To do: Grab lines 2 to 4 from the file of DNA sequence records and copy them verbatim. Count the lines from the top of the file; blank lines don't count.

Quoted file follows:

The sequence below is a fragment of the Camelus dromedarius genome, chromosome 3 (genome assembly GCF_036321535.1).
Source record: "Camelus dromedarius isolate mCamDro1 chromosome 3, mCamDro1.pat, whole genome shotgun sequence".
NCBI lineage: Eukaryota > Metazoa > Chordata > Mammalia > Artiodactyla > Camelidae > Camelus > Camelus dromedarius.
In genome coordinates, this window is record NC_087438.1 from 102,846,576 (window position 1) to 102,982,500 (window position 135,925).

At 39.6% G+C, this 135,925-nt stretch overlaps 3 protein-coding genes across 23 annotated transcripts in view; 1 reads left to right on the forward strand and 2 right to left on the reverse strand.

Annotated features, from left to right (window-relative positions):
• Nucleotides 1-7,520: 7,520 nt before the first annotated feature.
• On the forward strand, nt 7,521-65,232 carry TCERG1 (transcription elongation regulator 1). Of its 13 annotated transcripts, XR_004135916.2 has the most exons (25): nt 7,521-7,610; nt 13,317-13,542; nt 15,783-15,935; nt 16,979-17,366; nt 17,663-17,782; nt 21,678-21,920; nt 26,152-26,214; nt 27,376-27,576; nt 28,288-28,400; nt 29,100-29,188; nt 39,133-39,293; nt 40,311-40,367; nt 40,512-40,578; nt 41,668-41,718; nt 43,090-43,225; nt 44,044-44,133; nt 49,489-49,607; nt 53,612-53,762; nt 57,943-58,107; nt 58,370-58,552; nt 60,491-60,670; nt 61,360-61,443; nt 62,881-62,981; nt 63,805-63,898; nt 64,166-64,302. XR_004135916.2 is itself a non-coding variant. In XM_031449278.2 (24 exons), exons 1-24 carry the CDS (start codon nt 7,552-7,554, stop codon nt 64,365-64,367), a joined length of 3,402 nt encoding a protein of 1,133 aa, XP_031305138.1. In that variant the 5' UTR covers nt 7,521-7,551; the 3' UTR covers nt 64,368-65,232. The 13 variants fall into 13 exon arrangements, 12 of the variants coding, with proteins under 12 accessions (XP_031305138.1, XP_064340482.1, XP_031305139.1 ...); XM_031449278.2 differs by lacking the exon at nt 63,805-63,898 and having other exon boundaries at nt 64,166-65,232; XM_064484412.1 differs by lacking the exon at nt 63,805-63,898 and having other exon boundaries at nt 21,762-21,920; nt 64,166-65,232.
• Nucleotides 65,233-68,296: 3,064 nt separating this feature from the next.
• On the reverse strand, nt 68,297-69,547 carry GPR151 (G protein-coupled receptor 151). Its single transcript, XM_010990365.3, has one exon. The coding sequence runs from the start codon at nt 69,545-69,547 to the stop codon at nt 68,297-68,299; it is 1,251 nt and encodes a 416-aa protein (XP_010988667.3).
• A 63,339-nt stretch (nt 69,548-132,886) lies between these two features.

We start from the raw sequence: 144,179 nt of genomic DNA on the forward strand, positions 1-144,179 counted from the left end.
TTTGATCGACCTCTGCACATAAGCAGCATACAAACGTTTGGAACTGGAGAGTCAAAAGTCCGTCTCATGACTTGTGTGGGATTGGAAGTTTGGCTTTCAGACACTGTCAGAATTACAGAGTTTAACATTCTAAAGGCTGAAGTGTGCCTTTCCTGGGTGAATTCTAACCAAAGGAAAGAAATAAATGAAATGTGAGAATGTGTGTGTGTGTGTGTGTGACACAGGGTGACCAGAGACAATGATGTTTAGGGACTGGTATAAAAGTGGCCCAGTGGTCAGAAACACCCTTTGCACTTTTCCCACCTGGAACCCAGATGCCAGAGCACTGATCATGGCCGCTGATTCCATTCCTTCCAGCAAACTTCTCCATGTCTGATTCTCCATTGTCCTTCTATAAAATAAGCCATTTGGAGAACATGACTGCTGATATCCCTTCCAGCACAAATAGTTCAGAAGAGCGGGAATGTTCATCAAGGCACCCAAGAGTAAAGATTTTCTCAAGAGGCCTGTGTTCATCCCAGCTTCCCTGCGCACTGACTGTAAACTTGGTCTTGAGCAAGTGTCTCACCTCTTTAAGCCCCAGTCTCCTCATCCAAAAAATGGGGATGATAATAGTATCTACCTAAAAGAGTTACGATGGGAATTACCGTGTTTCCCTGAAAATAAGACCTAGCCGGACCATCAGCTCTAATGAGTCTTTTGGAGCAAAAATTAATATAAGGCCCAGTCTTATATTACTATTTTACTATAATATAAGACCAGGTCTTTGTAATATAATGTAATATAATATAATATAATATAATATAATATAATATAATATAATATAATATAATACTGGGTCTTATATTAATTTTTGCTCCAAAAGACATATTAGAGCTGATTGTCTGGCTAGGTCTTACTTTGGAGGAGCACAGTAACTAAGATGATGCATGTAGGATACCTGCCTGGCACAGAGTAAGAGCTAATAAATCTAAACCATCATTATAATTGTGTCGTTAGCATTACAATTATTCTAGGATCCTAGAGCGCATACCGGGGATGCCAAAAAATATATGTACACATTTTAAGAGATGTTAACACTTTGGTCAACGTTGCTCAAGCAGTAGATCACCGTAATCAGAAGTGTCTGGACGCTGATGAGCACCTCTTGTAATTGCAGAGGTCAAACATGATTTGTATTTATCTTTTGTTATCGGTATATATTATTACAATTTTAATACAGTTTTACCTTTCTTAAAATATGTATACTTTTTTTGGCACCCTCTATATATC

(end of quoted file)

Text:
Source record: "Camelus dromedarius isolate mCamDro1 chromosome 3, mCamDro1.pat, whole genome shotgun sequence".
NCBI lineage: Eukaryota > Metazoa > Chordata > Mammalia > Artiodactyla > Camelidae > Camelus > Camelus dromedarius.
In genome coordinates, this window is record NC_087438.1 from 102,846,576 (window position 1) to 102,982,500 (window position 135,925).